Gregory Doran receives honorary Doctorate of Letters from The University of Birmingham
Successful MA and PhD students from the Shakespeare Institute and fellow-graduands from throughout the School of English, Drama, American and Canadian Studies were joined for the July 10 degree ceremony on the Edgbaston campus by Gregory Doran, the artistic director of the Royal Shakespeare Company.
Mr Doran received an honorary Doctorate of Letters, in recognition of a theatrical career which has seen him graduate from playing minor roles such as Solanio in The Merchant of Venice and Don Mathias in Marlowe's The Jew of Malta (RSC, 1987) to directing by now well over half of the Shakespeare canon, among works by many other playwrights including (a particular favourite) Shakespeare's apprentice John Fletcher. Mr Doran's productions have included exceptionally powerful and engaging interpretations of Titus Andronicus, The Winter's Tale, Macbeth, Othello, Henry IV parts 1 and 2 and Arthur Miller's Death of a Salesman (each of them featuring his civil partner Sir Antony Sher), brilliant renditions of Much Ado About Nothing and Antony and Cleopatra (both featuring Dame Harriet Walter), and the most successful Hamlet of recent years (with Patrick Stewart as Claudius and David Tennant as the Prince, 2008). In his speech conferring the degree, Professor Russell Jackson - an admirer of Mr Doran's work since his salad days - also cited his fine RSC production of All's Well That Ends Well, in which Dame Judi Dench played the Countess of Rousillion.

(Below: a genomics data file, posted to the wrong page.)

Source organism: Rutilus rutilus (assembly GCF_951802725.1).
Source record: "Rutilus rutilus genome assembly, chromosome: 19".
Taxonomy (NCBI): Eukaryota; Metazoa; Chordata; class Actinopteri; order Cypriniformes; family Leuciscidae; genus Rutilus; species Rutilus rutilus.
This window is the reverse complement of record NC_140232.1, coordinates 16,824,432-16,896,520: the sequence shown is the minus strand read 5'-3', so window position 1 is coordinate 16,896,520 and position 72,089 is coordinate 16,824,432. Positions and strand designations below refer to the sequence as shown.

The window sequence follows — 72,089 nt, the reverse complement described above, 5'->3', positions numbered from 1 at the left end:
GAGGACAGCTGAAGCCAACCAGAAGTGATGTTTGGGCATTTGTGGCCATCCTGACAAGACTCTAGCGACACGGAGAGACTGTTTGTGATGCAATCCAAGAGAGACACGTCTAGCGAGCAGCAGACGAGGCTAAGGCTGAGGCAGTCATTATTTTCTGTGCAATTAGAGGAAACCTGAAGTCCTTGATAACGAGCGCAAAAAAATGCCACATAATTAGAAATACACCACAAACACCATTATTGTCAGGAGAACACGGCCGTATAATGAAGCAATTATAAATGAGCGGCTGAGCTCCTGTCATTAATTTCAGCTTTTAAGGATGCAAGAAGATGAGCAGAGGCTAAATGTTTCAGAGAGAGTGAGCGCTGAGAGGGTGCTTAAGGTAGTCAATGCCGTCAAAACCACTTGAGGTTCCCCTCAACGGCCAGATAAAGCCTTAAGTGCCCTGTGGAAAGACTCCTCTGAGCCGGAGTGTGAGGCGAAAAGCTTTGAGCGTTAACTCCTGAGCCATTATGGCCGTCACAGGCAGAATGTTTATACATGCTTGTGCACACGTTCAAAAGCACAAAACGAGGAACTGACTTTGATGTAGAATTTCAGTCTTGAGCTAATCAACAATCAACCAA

Under Mr Doran's artistic directorship the RSC has worked ever more closely with the Shakespeare Institute, of which he was made an Honorary Senior Research Fellow in 2013, and with which a new formal collaboration, centred on the RSC's research and development department at the Other Place studio theatre, begins in 2016. In 2013, for instance, the Institute hosted and organized a week-long series of workshops by which directors, actors and academics collaborated in choosing non-Shakespearean plays for revival at the RSC's Swan Theatre (the first beneficiary of which, John Ford's Love's Sacrifice, is currently in repertory). Institute PhD students have worked with Mr Doran on researching and preparing his edited acting texts for rehearsal, and continue to do so; other Institute PhD students are also involved this summer in workshops, organized around rehearsals for Mr Doran's forthcoming *Henry V*, with the Chinese translators who are preparing a new RSC-sponsored acting version of the Complete Works in Mandarin. The RSC and the University of Birmingham are co-hosts of the impending 2016 World Shakespeare Congress, together with the Shakespeare Birthplace Trust, Shakespeare's Globe and King's College, London.
Given that the Shakespeare Institute was founded in part as a result of conversations between Sir Barry Jackson, artistic director of the Shakespeare Memorial Theatre from 1947-8, and the Institute's first Director, Professor Allardyce Nicoll, it is only fitting that Mr Doran enjoys a cordial relationship with the Institute's current Director, Professor Michael Dobson, who has written about many of Mr Doran's productions and has supplied programme notes for others. It is rumoured that the two drank champagne together within two hours of Professor Dobson's appointment in 2011.